Otters are the newest animals to join the list of critters impacted by SARS-CoV-2.
The Georgia Aquarium in Atlanta announced on Sunday that its seven Asian small-clawed otters tested positive for the virus that causes COVID-19. The animals are currently off-exhibit and recovering behind-the-scenes.
Aquarium staff decided to test the otters for SARS-CoV-2 after they showed mild symptoms of sneezing, runny noses, lethargy, and coughing. Thankfully nothing more serious than that has been reported so far, and despite some of the otters being quite old, they’re all “expected to make a full recovery.”
According to the aquarium’s press release, it’s likely that the otters contracted the virus after being exposed to an asymptomatic staff member. Everyone who has been in contact with the otters since is currently being tested, even though the CDC says that animal to human transmission of the virus is extremely rare.
The first confirmed case of COVID-19 in a non-human animal was in a four-year-old Malayan tiger in the Bronx Zoo. In April, 2020, the tiger, Nadia, was tested for the virus after showing mild respiratory symptoms. Four more tigers and three lions at the same zoo tested positive shortly after. All eight of the great cats have recovered and are back to their normal eating and sleeping habits.
Large felines seem to be pretty common contractors of the virus. In December, three snow leopards tested positive for SARS-CoV-2 at the Louisville Zoo in Kentucky. A puma in South Africa and a cougar in a Texas wildlife exhibit also tested positive, according to case studies reported in February 2021.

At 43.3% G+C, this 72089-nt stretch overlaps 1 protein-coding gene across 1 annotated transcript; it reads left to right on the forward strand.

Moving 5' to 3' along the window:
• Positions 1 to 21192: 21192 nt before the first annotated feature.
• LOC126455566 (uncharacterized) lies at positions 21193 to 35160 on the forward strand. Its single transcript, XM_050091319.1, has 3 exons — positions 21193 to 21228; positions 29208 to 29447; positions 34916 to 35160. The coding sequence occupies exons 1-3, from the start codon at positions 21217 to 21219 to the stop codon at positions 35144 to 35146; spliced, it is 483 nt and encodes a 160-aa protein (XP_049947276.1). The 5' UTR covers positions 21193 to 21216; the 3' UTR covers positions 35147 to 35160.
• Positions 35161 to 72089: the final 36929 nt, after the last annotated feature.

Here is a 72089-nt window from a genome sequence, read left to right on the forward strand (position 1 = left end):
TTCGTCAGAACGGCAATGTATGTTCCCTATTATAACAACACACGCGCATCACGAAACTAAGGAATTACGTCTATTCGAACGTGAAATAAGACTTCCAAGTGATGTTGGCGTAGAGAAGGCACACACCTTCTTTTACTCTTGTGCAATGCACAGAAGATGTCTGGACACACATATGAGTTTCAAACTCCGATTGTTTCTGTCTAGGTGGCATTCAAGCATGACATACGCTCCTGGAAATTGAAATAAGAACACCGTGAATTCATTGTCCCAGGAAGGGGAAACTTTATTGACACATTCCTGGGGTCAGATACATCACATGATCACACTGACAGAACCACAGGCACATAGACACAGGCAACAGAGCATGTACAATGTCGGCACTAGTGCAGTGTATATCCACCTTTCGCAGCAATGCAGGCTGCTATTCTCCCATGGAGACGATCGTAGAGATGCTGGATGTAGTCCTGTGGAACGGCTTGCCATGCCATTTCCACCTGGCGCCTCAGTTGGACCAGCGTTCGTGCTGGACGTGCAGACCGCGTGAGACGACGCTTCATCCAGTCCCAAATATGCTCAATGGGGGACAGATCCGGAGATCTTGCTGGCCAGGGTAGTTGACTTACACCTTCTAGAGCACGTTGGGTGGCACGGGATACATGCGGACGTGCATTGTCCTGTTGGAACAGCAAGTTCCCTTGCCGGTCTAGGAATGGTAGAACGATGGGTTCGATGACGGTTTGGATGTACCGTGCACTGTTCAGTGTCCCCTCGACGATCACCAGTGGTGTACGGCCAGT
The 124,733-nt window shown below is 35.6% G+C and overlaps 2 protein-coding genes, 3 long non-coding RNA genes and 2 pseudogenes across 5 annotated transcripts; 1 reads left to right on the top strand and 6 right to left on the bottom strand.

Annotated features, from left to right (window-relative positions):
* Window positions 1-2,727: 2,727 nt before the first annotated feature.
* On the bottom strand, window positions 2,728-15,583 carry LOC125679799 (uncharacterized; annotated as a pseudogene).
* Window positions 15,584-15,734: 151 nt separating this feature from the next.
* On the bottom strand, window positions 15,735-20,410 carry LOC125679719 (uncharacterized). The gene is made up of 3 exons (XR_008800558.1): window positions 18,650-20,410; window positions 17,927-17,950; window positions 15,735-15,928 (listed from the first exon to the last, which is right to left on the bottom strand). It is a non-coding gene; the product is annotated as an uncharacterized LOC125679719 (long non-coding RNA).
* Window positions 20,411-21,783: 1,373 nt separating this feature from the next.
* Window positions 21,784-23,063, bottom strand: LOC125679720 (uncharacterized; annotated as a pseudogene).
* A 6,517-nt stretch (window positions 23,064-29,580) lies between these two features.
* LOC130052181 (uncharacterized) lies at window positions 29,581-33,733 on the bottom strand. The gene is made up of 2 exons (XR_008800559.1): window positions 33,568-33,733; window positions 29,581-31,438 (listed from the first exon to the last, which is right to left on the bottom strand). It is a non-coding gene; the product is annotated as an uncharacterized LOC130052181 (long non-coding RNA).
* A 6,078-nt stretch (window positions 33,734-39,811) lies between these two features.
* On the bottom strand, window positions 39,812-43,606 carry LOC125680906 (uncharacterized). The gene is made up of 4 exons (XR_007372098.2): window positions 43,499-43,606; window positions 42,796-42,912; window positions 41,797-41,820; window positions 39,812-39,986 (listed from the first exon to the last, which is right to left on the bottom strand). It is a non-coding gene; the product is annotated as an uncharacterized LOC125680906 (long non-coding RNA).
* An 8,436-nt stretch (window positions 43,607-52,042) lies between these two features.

Household cats and dogs all over the world—from Hong Kong to Brazil to Canada—have also tested positive for the novel virus, but it’s unclear how many of these pets, if any, have died from the virus. Death from COVID-19 is possible in animals, however. Thousands of mink have died from outbreaks in fur farms in the US, as well as all over Europe.
While vaccination efforts will stay focused on humans for the time being, some animals have also been vaccinated for their protection. National Geographic reported that four orangutans and five bonobos at the San Diego Zoo received doses of an experimental vaccine for animals in February. The great ape vaccine initiative started after a troop of eight gorillas at the San Diego Zoo Safari Park became the first great apes to test positive for COVID-19. The nine vaccinated apes have no adverse reactions so far, and hopefully they’ll know soon whether they’ve developed antibodies.
There’s still a lot scientists don’t know when it comes to SARS-CoV-2 in animals, but it’s clear the virus poses a danger to animals and humans alike.